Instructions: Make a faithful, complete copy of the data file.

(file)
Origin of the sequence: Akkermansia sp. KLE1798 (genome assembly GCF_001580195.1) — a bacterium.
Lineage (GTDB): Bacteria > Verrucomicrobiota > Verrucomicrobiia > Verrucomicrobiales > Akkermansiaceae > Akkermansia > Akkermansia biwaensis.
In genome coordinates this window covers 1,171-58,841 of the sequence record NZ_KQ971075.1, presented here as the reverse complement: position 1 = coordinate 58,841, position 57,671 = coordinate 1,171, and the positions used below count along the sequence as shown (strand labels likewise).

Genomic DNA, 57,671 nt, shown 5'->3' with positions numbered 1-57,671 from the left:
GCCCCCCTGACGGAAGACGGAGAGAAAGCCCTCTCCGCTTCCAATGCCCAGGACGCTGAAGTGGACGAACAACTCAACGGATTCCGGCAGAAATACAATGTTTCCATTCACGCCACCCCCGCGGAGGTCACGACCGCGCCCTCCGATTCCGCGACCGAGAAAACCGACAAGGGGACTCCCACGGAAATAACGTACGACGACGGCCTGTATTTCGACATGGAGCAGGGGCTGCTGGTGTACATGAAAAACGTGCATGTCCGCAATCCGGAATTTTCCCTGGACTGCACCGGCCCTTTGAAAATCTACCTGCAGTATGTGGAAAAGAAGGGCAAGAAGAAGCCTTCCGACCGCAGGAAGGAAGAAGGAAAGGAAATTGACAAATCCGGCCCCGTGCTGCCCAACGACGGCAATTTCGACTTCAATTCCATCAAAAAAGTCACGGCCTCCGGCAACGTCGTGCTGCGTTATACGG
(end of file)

Origin of the sequence: Akkermansia sp. KLE1798 (genome assembly GCF_001580195.1) — a bacterium.
Lineage (GTDB): Bacteria > Verrucomicrobiota > Verrucomicrobiia > Verrucomicrobiales > Akkermansiaceae > Akkermansia > Akkermansia biwaensis.
In genome coordinates this window covers 1,171-58,841 of the sequence record NZ_KQ971075.1, presented here as the reverse complement: position 1 = coordinate 58,841, position 57,671 = coordinate 1,171, and the positions used below count along the sequence as shown (strand labels likewise).

Genomic DNA, 57,671 nt, shown 5'->3' with positions numbered 1-57,671 from the left:
GCCCCCCTGACGGAAGACGGAGAGAAAGCCCTCTCCGCTTCCAATGCCCAGGACGCTGAAGTGGACGAACAACTCAACGGATTCCGGCAGAAATACAATGTTTCCATTCACGCCACCCCCGCGGAGGTCACGACCGCGCCCTCCGATTCCGCGACCGAGAAAACCGACAAGGGGACTCCCACGGAAATAACGTACGACGACGGCCTGTATTTCGACATGGAGCAGGGGCTGCTGGTGTACATGAAAAACGTGCATGTCCGCAATCCGGAATTTTCCCTGGACTGCACCGGCCCTTTGAAAATCTACCTGCAGTATGTGGAAAAGAAGGGCAAGAAGAAGCCTTCCGACCGCAGGAAGGAAGAAGGAAAGGAAATTGACAAATCCGGCCCCGTGCTGCCCAACGACGGCAATTTCGACTTCAATTCCATCAAAAAAGTCACGGCCTCCGGCAACGTCGTGCTGCGTTATACGG